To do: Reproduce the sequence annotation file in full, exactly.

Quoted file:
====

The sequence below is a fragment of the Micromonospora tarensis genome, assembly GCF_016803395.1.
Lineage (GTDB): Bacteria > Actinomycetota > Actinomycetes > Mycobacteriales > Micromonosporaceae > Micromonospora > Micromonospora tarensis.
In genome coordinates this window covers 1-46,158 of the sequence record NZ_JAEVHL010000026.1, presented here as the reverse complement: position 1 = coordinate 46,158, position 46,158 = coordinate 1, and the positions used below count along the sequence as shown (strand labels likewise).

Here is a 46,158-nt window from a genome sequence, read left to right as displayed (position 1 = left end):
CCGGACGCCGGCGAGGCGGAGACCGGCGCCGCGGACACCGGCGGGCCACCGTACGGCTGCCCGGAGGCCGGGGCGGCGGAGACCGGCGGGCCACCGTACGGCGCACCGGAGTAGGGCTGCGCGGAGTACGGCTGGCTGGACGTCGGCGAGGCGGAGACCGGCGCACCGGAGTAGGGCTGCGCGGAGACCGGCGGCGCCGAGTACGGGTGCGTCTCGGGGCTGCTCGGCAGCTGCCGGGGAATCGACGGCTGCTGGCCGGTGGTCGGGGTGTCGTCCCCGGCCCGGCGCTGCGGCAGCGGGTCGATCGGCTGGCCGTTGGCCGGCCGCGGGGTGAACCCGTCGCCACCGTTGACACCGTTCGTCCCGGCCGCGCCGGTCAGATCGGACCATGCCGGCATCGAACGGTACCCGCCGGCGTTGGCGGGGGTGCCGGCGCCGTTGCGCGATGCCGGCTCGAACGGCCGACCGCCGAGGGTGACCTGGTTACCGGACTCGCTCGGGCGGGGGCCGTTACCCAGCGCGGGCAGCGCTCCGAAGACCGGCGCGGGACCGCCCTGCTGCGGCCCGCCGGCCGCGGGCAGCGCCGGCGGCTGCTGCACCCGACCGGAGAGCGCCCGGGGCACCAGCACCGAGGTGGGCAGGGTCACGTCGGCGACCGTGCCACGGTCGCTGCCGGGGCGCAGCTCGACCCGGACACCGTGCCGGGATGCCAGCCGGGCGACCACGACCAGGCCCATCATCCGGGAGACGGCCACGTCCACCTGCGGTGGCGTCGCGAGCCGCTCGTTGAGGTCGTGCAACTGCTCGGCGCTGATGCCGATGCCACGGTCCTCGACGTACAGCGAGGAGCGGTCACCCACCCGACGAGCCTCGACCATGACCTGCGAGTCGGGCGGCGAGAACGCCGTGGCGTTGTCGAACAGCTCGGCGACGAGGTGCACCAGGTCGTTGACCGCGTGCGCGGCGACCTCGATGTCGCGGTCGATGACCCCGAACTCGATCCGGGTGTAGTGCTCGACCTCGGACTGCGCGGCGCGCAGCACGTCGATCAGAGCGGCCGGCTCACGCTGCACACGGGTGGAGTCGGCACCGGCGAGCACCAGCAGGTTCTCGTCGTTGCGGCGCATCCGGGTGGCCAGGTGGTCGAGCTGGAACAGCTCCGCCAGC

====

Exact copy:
The sequence below is a fragment of the Micromonospora tarensis genome, assembly GCF_016803395.1.
Lineage (GTDB): Bacteria > Actinomycetota > Actinomycetes > Mycobacteriales > Micromonosporaceae > Micromonospora > Micromonospora tarensis.
In genome coordinates this window covers 1-46,158 of the sequence record NZ_JAEVHL010000026.1, presented here as the reverse complement: position 1 = coordinate 46,158, position 46,158 = coordinate 1, and the positions used below count along the sequence as shown (strand labels likewise).

Here is a 46,158-nt window from a genome sequence, read left to right as displayed (position 1 = left end):
CCGGACGCCGGCGAGGCGGAGACCGGCGCCGCGGACACCGGCGGGCCACCGTACGGCTGCCCGGAGGCCGGGGCGGCGGAGACCGGCGGGCCACCGTACGGCGCACCGGAGTAGGGCTGCGCGGAGTACGGCTGGCTGGACGTCGGCGAGGCGGAGACCGGCGCACCGGAGTAGGGCTGCGCGGAGACCGGCGGCGCCGAGTACGGGTGCGTCTCGGGGCTGCTCGGCAGCTGCCGGGGAATCGACGGCTGCTGGCCGGTGGTCGGGGTGTCGTCCCCGGCCCGGCGCTGCGGCAGCGGGTCGATCGGCTGGCCGTTGGCCGGCCGCGGGGTGAACCCGTCGCCACCGTTGACACCGTTCGTCCCGGCCGCGCCGGTCAGATCGGACCATGCCGGCATCGAACGGTACCCGCCGGCGTTGGCGGGGGTGCCGGCGCCGTTGCGCGATGCCGGCTCGAACGGCCGACCGCCGAGGGTGACCTGGTTACCGGACTCGCTCGGGCGGGGGCCGTTACCCAGCGCGGGCAGCGCTCCGAAGACCGGCGCGGGACCGCCCTGCTGCGGCCCGCCGGCCGCGGGCAGCGCCGGCGGCTGCTGCACCCGACCGGAGAGCGCCCGGGGCACCAGCACCGAGGTGGGCAGGGTCACGTCGGCGACCGTGCCACGGTCGCTGCCGGGGCGCAGCTCGACCCGGACACCGTGCCGGGATGCCAGCCGGGCGACCACGACCAGGCCCATCATCCGGGAGACGGCCACGTCCACCTGCGGTGGCGTCGCGAGCCGCTCGTTGAGGTCGTGCAACTGCTCGGCGCTGATGCCGATGCCACGGTCCTCGACGTACAGCGAGGAGCGGTCACCCACCCGACGAGCCTCGACCATGACCTGCGAGTCGGGCGGCGAGAACGCCGTGGCGTTGTCGAACAGCTCGGCGACGAGGTGCACCAGGTCGTTGACCGCGTGCGCGGCGACCTCGATGTCGCGGTCGATGACCCCGAACTCGATCCGGGTGTAGTGCTCGACCTCGGACTGCGCGGCGCGCAGCACGTCGATCAGAGCGGCCGGCTCACGCTGCACACGGGTGGAGTCGGCACCGGCGAGCACCAGCAGGTTCTCGTCGTTGCGGCGCATCCGGGTGGCCAGGTGGTCGAGCTGGAACAGCTCCGCCAGC